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Canid Animal Shot Near Denton Draws Attention

Fish & Wildlife - Region 4

Tue May 29 10:01:54 MDT 2018

Denton Canid head

Denton Canid head


A large animal shot near Denton was originally reported as a wolf. But doubts arose because the front paw appeared too short, the front claws too long, the canine teeth too short, and ears too tall in proportion to the skull for a wolf. Tissue samples will be taken for DNA testing.

Denton Canid body


A large animal shot near Denton was originally reported as a wolf. But doubts arose because the front paw appeared too short, the front claws too long, the canine teeth too short, and ears too tall in proportion to the skull for a wolf. Tissue samples will be taken for DNA testing.

Denton Canid paw


A large wolf-like animal shot and killed May 16 by a rancher near Denton has wildlife officials and the public wondering what it was.

Here’s what is not in question: The animal came within several hundred yards of the rancher’s livestock. He shot it and reported it as required by law. The animal was a young, non-lactating female and a canid, a member of the dog family, which includes dogs, foxes, coyotes and wolves.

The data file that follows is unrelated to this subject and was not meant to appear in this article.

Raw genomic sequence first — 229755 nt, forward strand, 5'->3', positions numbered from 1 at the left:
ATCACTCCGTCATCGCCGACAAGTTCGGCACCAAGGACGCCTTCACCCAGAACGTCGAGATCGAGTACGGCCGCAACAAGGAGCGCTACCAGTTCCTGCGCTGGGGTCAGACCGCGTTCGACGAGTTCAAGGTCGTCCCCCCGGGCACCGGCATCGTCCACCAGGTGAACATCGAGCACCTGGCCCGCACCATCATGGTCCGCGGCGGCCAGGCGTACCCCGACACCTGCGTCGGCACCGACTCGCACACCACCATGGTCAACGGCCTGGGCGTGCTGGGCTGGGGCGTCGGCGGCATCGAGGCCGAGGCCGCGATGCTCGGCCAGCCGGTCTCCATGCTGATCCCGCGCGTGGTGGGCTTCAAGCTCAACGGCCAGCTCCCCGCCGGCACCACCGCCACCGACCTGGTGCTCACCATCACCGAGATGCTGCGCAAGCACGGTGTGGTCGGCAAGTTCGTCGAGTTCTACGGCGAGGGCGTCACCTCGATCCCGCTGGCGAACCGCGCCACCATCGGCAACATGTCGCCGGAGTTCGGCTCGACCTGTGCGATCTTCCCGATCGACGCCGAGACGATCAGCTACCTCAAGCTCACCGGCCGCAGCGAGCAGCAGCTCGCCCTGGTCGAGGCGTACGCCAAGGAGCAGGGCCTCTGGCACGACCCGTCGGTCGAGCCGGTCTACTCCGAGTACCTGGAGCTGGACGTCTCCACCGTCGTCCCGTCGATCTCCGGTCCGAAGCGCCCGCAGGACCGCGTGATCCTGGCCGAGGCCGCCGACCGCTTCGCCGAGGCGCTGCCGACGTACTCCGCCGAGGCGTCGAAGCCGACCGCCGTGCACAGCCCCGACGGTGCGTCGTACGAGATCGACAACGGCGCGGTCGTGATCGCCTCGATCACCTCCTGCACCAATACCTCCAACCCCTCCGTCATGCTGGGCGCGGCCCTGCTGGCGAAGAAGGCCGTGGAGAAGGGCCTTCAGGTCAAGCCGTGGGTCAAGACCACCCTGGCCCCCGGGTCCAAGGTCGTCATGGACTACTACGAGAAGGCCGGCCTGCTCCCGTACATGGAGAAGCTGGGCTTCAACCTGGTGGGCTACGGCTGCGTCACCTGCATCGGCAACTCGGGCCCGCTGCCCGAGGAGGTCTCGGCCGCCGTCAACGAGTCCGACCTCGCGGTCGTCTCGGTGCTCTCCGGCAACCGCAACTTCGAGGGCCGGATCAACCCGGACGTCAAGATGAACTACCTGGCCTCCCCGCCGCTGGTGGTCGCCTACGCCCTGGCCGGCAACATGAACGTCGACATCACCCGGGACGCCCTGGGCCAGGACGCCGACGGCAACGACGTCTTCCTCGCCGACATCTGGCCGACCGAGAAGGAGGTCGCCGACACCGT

Those facts are not unusual in Montana’s farm and ranch county.

The animal originally was reported as a wolf, but several Fish, Wildlife and Parks’ wolf specialists looked at photos of the animal and collectively doubted it was a purebred wolf: the canine teeth were too short, the front paws too small and the claws on the front paw were too long.

Nevertheless, social media was quick to pronounce the animal as everything from a wolf to a wolf hybrid to something mythical.

Rather than guess, FWP sent the carcass to the Department’s lab in Bozeman where tissue samples will be collected, then shipped to the U.S. Fish and Wildlife Service Laboratory in Ashland, Org.

In a laboratory, scientists extract DNA from cells, looking for markers specific to individual species. Those markers are then compared to samples of known species on hand.

While the process may take a week, just getting to that stage may take weeks or months, depending on the laboratory’s backlog of cases.

All of which means it may be awhile before the anyone really knows what the animal near Denton really was.